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Remedial Science Education
Last registered on May 15, 2014

Pre-Trial

Trial Information
General Information
Title
Remedial Science Education
RCT ID
AEARCTR-0000379
Initial registration date
Not yet registered
Last updated
May 15, 2014 2:55 PM EDT
Location(s)
Region
Primary Investigator
Affiliation
University of Southern California
Other Primary Investigator(s)
Additional Trial Information
Status
On going
Start date
2014-04-01
End date
2014-12-17
Secondary IDs
Abstract
Recent evidence suggests that remedial education can be effective at closing achievement gaps. Remedial education, by which low-performing students receive targeted, self-paced teaching aimed at mastering basic skills, has improved short- and medium-term academic performance. The proposed research project will use student-level random assignment within schools to evaluate the impact of a remedial education program for low-performing third-grade science students in 48 schools in metropolitan Lima, Peru. Key evaluation outcome measures include students’ understanding of science and the environment and achievement relative to higher performing peers.
External Link(s)
Registration Citation
Citation
Saavedra, Juan Esteban. 2014. "Remedial Science Education." AEA RCT Registry. May 15. https://doi.org/10.1257/rct.379-1.0.
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Experimental Details
Interventions
Intervention(s)
The proposed research project will use random assignment to evaluate the impact of a remedial education program for low-performing third-grade science students in 48 schools in metropolitan Lima, Peru.
Intervention Start Date
2014-06-05
Intervention End Date
2014-11-28
Primary Outcomes
Primary Outcomes (end points)
Key evaluation outcome measures are: i) students’ understanding of science and the environment and ii) performance on achievement tests.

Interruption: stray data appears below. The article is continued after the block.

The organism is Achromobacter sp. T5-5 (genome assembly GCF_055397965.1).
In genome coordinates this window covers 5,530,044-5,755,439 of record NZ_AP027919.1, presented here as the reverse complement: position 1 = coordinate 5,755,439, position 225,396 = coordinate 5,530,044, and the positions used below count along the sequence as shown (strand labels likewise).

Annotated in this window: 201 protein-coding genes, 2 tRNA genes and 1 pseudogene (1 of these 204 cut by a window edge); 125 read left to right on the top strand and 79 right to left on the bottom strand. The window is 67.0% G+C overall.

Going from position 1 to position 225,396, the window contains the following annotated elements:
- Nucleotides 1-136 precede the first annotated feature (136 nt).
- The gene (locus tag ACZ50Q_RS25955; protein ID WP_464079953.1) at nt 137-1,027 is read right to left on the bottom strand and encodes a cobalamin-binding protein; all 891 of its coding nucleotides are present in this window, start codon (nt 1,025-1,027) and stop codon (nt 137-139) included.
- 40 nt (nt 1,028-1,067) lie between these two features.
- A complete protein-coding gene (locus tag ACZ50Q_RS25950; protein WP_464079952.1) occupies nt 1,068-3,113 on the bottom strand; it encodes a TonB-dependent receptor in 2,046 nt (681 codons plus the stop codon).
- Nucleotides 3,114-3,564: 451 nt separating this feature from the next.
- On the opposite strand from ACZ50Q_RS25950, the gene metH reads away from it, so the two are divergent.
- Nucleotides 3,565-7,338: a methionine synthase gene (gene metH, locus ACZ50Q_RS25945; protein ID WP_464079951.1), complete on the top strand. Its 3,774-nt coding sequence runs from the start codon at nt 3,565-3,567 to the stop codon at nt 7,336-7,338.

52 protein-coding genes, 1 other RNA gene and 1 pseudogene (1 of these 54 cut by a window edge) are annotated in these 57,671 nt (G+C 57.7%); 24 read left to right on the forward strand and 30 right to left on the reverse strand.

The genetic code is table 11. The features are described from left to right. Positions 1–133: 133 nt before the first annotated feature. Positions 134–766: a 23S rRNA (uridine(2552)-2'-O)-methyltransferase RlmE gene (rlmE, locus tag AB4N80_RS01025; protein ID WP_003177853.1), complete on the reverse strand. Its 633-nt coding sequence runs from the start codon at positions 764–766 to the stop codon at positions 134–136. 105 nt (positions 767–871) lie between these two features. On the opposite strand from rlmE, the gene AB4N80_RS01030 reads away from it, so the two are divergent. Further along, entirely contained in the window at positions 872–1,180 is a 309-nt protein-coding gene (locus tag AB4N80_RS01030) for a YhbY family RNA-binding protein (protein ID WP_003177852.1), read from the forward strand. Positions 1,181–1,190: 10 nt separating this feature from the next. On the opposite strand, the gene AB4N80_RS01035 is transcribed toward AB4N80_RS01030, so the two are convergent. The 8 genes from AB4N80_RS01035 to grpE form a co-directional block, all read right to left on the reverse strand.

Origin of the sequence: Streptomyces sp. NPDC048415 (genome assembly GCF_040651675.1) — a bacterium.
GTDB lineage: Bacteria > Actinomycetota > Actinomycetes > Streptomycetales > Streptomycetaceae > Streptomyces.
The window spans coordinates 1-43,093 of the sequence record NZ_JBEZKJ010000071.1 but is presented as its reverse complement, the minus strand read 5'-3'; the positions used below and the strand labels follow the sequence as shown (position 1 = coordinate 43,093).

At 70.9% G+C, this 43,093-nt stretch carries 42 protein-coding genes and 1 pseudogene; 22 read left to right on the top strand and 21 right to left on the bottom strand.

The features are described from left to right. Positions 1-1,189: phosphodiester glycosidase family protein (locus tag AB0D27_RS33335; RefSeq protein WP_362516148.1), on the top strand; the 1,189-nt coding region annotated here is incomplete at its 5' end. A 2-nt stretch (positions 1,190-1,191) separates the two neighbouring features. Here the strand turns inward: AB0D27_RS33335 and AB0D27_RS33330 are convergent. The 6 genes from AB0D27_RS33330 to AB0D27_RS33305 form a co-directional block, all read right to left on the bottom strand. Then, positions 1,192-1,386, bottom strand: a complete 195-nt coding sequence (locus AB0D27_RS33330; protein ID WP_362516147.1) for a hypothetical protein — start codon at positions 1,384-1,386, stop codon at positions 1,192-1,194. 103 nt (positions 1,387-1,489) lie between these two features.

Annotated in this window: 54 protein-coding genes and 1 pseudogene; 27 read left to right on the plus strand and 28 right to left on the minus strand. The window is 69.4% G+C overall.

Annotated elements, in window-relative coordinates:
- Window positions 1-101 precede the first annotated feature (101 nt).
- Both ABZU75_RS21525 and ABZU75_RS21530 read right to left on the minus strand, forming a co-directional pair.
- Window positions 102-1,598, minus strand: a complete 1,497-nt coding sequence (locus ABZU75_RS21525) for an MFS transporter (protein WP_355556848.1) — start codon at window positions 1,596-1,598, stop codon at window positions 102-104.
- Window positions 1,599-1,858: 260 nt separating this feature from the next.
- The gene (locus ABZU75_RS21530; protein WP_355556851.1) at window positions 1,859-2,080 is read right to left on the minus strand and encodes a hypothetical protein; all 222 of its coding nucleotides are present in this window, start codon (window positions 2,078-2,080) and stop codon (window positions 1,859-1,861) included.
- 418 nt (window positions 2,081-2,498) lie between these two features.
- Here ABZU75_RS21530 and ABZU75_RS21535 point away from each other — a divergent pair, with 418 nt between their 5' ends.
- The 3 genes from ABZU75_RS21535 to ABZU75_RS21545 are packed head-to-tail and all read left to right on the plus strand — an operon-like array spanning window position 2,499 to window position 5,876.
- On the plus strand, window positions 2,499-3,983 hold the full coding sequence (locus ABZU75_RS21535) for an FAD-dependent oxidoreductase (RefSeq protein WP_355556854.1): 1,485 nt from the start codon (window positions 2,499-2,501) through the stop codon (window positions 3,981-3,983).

Primary Outcomes (explanation)
Secondary Outcomes
Secondary Outcomes (end points)
Secondary Outcomes (explanation)
Experimental Design
Experimental Design
Randomization will take place at the student level, with a separate lottery for each participating school. All third grade students from a given school will take the baseline exam that will identify students that place in the lowest half in each school. The evaluation will target 48 schools in metropolitan Lima that participated in either treatment or control groups in the 2012 pilot project.
Experimental Design Details
Not available
Randomization Method
Randomization done in office by a computer, coin flip etc.
Randomization Unit
Randomization units are individual third-grade students who are low-performing according to baseline test. Randomization will be stratified, with one lottery per school (48 schools= 48 lotteries).
Was the treatment clustered?
No
Experiment Characteristics
Sample size: planned number of clusters
Randomization is at the student level, stratified at the school level. There are 48 schools participating in this trial
Sample size: planned number of observations
48 schools, 1100 students, 100 teachers.
Sample size (or number of clusters) by treatment arms
48 schools, 1100 students, 100 teachers.
Minimum detectable effect size for main outcomes (accounting for sample design and clustering)
As the Targeted Science Education program will be working with the same schools in the metropolitan Lima area as did the 2012 science education pilot, power calculations rely on the 2012 sample. Specifically, we expect that among the 48 participating schools in metropolitan Lima, there will be approximately 1100 students that place in the lowest half of the baseline achievement distribution. Among these 1100 students, half will be randomly assigned to treatment and the other half will be assigned to control conditions. The attrition rate during the 2012 Science Education pilot was 13 percent, and a more conservative 15 percent is used for these power size calculations. A correlation of 0.576 between baseline and end line was calculated, based on the 2012 sample of students. Assuming a five percent level of significance and 80 percent statistical power, the expected minimum detectable treatment effect is (MDE) 0.16 standard deviations. As the randomization will be stratified by school, this reduces the MDE holding all other parameters constant, making this MDE likely a conservative estimate. We find it is reasonable to conduct an empirical study in which the MDE is 0.16 given the results of previous remedial and tracking programs, ranging from .14 to .28 standard deviations.
IRB
INSTITUTIONAL REVIEW BOARDS (IRBs)
IRB Name
Human Subjects Committee for Innovations for Poverty Action IRB-USA
IRB Approval Date
2014-04-16
IRB Approval Number
00006083